Review: A Star for Mrs. Blake by April Smith

18007514A Star for Mrs. Blake
April Smith
Knopf January 14th 2014
Pages 352
ISBN 9780307958846
A copy was provided in exchange for an honest review

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The United States Congress in 1929 passed legislation to fund travel for mothers of the fallen soldiers of World War I to visit their sons’ graves in France. Over the next three years, 6,693 Gold Star Mothers made the trip. In this emotionally charged, brilliantly realized novel, April Smith breathes life into a unique moment in American history, imagining the experience of five of these women.

They are strangers at the start, but their lives will become inextricably intertwined, altered in indelible ways. These very different Gold Star Mothers travel to the Meuse-Argonne American Cemetery to say final good-byes to their sons and come together along the way to face the unexpected: a death, a scandal, and a secret revealed.

None of these pilgrims will be as affected as Cora Blake, who has lived almost her entire life in a small fishing village off the coast of Maine, caring for her late sister’s three daughters, hoping to fill the void left by the death of her son, Sammy, who was killed on a scouting mission during the final days of the war. Cora believes she is managing as well as can be expected in the midst of the Depression, but nothing has prepared her for what lies ahead on this unpredictable journey, including an extraordinary encounter with an expatriate American journalist, Griffin Reed, who was wounded in the trenches and hides behind a metal mask, one of hundreds of “tin noses” who became symbols of the war.

With expert storytelling, memorable characters, and beautiful prose, April Smith gives us a timeless story, by turns heartwarming and heartbreaking, set against a footnote of history––little known, yet unforgettable.

I absolutely loved this novel.

The setting is the bulk of the story and my goodness it is arresting. As the ‘pilgrims’ and their entourage travel to France, tracing their loved ones steps and finally arriving at the cemetery it is moving and will touch the reader. Smith’s description of surroundings is vivid and gives a sense of the horrific events the soldiers endured.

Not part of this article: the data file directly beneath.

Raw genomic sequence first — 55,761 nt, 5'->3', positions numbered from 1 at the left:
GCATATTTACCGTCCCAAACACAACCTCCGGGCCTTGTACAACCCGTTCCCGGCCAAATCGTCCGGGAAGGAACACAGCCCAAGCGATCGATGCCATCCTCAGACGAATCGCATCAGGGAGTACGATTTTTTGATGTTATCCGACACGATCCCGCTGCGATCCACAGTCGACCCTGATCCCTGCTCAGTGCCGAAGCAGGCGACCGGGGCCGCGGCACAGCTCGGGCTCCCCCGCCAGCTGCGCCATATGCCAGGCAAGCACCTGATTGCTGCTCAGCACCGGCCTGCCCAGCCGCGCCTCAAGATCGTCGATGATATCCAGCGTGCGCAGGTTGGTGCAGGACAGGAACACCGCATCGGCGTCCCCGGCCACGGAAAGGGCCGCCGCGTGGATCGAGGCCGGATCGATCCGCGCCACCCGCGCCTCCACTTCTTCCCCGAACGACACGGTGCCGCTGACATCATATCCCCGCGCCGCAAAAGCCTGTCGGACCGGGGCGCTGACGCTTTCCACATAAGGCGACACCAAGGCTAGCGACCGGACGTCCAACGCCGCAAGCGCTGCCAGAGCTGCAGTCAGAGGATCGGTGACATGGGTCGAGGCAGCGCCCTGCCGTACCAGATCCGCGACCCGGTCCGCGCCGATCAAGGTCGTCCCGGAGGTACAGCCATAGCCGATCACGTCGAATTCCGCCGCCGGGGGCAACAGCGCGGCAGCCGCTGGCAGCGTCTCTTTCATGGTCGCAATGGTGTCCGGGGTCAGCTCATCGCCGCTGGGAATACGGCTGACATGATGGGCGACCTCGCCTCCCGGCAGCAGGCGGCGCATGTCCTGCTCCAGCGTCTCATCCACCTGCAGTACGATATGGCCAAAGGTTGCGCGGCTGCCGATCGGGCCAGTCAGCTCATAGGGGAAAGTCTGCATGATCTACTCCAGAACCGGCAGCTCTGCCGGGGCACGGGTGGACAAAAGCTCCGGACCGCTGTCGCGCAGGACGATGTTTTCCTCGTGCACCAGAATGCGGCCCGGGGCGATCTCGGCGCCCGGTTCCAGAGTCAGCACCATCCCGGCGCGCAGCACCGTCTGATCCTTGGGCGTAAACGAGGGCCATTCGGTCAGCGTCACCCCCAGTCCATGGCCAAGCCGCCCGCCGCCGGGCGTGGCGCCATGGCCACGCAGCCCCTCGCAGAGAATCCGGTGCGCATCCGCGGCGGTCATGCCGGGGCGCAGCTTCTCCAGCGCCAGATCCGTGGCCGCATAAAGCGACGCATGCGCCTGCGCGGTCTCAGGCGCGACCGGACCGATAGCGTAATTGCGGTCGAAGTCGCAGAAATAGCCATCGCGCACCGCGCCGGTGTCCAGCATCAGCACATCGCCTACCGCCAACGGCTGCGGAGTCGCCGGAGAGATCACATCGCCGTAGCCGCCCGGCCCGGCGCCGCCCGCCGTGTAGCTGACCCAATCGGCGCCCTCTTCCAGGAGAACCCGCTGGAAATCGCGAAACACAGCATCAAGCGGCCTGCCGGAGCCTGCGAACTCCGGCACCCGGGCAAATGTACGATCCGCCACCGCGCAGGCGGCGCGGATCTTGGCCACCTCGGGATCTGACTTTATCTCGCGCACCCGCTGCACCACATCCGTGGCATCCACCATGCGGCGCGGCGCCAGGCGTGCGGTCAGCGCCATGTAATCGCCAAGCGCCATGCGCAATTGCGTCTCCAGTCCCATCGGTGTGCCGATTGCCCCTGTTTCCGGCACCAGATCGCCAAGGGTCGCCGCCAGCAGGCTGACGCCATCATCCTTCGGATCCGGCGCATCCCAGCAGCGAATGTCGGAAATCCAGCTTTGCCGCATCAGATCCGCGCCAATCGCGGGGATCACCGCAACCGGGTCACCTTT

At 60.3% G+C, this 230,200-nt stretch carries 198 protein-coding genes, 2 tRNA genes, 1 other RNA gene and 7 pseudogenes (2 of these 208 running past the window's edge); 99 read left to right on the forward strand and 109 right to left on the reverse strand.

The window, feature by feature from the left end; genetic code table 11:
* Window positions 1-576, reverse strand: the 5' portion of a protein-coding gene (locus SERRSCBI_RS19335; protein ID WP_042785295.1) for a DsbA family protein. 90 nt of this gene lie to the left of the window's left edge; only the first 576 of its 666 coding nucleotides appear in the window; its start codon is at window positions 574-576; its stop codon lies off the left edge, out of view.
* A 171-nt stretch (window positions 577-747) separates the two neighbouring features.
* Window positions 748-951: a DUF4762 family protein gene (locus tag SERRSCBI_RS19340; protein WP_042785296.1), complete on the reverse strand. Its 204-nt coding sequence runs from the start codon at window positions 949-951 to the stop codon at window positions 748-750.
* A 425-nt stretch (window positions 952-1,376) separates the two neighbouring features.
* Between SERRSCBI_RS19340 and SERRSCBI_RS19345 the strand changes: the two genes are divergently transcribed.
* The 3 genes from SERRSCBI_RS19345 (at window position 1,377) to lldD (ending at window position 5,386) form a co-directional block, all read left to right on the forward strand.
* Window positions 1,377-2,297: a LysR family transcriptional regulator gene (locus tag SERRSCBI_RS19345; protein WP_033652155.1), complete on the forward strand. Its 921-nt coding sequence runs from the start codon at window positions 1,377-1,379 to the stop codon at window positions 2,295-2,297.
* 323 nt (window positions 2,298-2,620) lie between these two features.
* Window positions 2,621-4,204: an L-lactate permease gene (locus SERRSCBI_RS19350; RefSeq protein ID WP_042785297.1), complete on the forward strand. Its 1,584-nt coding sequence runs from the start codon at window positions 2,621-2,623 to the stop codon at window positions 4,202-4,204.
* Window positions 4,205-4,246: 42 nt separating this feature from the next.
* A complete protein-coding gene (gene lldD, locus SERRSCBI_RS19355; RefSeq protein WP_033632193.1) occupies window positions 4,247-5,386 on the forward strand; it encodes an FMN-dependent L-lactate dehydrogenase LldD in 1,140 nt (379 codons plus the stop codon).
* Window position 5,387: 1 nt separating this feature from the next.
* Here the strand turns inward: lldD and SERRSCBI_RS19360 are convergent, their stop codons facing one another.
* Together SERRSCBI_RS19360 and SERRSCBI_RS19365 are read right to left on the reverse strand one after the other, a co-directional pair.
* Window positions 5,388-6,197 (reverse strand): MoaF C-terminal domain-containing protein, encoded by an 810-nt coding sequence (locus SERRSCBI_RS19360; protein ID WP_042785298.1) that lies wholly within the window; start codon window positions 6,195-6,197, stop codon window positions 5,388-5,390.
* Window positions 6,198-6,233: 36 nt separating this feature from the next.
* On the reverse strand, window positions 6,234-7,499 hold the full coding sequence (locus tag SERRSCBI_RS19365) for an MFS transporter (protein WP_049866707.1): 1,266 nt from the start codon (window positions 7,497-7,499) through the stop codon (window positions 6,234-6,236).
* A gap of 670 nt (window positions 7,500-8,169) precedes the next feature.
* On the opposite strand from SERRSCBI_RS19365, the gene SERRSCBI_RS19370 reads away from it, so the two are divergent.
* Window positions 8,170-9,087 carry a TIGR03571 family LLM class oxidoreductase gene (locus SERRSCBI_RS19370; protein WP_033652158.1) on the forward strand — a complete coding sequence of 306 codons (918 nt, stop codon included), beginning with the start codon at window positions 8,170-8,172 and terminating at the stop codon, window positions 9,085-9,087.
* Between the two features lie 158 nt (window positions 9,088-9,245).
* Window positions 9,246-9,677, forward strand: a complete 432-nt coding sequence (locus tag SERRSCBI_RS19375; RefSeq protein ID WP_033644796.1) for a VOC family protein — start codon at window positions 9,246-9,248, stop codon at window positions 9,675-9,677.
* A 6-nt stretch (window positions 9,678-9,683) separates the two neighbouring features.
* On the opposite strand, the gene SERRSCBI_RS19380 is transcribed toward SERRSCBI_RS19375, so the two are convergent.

Purely character driven Smith does a fabulous job blending differences, beliefs, heritage, military and civilian – the entire cast makes this story powerful. You learn their history as well as the fallen soldiers and it pulls you further into their lives and narrative. Numerous characters, each interesting and effective in narrative.

The five main female characters all hailing from varying circumstances with the commonality of the loss of their sons’ linking them together will leave you impressed and inspired. As these women reminisce and feel the presence of their sons’ with them, you find yourself sharing their sorrow. As they visit the final resting place of their soldier sons’ at the Meuse-Argonne American Cemetery their grief and loss is felt through the words of Smith. Undoubtedly these women and their late sons’ will move you, leaving you enthralled and distraught with their individual as well as collective heartbreak.


A powerful story, as a daughter of a WWII vet I found myself immersed and moved by this story. WWI is often overshadowed by other poignant events in history, yet the devastation WWI delivered was large. Smith selected a smart and heartbreaking moment in WWI that will leave the reader sentient as well as reflective long after the book is finished. Absolutely wonderful novel, Smith is sensitive and respectful in her delivery of history and its heroes, sobering story all around.




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